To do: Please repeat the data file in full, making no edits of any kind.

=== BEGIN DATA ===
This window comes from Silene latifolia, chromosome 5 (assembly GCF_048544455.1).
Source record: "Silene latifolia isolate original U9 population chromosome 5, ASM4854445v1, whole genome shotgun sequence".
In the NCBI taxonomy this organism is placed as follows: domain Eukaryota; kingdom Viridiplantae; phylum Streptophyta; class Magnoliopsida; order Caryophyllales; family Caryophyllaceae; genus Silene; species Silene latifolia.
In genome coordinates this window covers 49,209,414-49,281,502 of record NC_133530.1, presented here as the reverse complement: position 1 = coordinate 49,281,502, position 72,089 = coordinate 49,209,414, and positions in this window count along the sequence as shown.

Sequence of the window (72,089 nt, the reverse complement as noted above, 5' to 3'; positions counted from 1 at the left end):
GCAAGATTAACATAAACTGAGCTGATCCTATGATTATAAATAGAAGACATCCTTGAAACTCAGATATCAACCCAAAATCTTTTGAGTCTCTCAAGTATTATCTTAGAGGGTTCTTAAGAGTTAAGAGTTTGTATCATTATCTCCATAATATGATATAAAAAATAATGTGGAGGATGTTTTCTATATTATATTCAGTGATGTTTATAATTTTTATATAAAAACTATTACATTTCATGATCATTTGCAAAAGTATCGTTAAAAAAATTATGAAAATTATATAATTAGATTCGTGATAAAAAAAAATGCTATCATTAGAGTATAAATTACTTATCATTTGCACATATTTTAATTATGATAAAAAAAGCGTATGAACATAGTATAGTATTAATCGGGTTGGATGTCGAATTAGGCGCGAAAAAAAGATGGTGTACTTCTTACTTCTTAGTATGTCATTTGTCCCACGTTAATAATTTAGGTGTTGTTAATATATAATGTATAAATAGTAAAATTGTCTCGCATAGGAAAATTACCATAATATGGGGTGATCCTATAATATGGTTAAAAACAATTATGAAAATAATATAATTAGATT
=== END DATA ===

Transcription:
This window comes from Silene latifolia, chromosome 5 (assembly GCF_048544455.1).
Source record: "Silene latifolia isolate original U9 population chromosome 5, ASM4854445v1, whole genome shotgun sequence".
In the NCBI taxonomy this organism is placed as follows: domain Eukaryota; kingdom Viridiplantae; phylum Streptophyta; class Magnoliopsida; order Caryophyllales; family Caryophyllaceae; genus Silene; species Silene latifolia.
In genome coordinates this window covers 49,209,414-49,281,502 of record NC_133530.1, presented here as the reverse complement: position 1 = coordinate 49,281,502, position 72,089 = coordinate 49,209,414, and positions in this window count along the sequence as shown.

Sequence of the window (72,089 nt, the reverse complement as noted above, 5' to 3'; positions counted from 1 at the left end):
GCAAGATTAACATAAACTGAGCTGATCCTATGATTATAAATAGAAGACATCCTTGAAACTCAGATATCAACCCAAAATCTTTTGAGTCTCTCAAGTATTATCTTAGAGGGTTCTTAAGAGTTAAGAGTTTGTATCATTATCTCCATAATATGATATAAAAAATAATGTGGAGGATGTTTTCTATATTATATTCAGTGATGTTTATAATTTTTATATAAAAACTATTACATTTCATGATCATTTGCAAAAGTATCGTTAAAAAAATTATGAAAATTATATAATTAGATTCGTGATAAAAAAAAATGCTATCATTAGAGTATAAATTACTTATCATTTGCACATATTTTAATTATGATAAAAAAAGCGTATGAACATAGTATAGTATTAATCGGGTTGGATGTCGAATTAGGCGCGAAAAAAAGATGGTGTACTTCTTACTTCTTAGTATGTCATTTGTCCCACGTTAATAATTTAGGTGTTGTTAATATATAATGTATAAATAGTAAAATTGTCTCGCATAGGAAAATTACCATAATATGGGGTGATCCTATAATATGGTTAAAAACAATTATGAAAATAATATAATTAGATT